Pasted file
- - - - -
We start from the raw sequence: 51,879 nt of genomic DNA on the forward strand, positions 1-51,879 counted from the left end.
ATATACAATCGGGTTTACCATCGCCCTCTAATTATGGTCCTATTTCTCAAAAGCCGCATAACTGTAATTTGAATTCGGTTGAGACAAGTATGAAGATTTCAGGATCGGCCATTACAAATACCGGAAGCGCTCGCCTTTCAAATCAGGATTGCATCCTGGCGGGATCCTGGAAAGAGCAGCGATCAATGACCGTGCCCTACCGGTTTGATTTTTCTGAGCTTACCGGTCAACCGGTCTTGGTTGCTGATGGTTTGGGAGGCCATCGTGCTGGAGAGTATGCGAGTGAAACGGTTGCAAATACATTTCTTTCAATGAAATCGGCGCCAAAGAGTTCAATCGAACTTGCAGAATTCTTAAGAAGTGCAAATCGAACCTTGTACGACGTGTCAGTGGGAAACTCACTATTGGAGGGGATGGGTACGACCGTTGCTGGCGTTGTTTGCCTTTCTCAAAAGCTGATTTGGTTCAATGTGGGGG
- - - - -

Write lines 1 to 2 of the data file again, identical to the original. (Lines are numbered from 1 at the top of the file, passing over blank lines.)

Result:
We start from the raw sequence: 51,879 nt of genomic DNA on the forward strand, positions 1-51,879 counted from the left end.
ATATACAATCGGGTTTACCATCGCCCTCTAATTATGGTCCTATTTCTCAAAAGCCGCATAACTGTAATTTGAATTCGGTTGAGACAAGTATGAAGATTTCAGGATCGGCCATTACAAATACCGGAAGCGCTCGCCTTTCAAATCAGGATTGCATCCTGGCGGGATCCTGGAAAGAGCAGCGATCAATGACCGTGCCCTACCGGTTTGATTTTTCTGAGCTTACCGGTCAACCGGTCTTGGTTGCTGATGGTTTGGGAGGCCATCGTGCTGGAGAGTATGCGAGTGAAACGGTTGCAAATACATTTCTTTCAATGAAATCGGCGCCAAAGAGTTCAATCGAACTTGCAGAATTCTTAAGAAGTGCAAATCGAACCTTGTACGACGTGTCAGTGGGAAACTCACTATTGGAGGGGATGGGTACGACCGTTGCTGGCGTTGTTTGCCTTTCTCAAAAGCTGATTTGGTTCAATGTGGGGG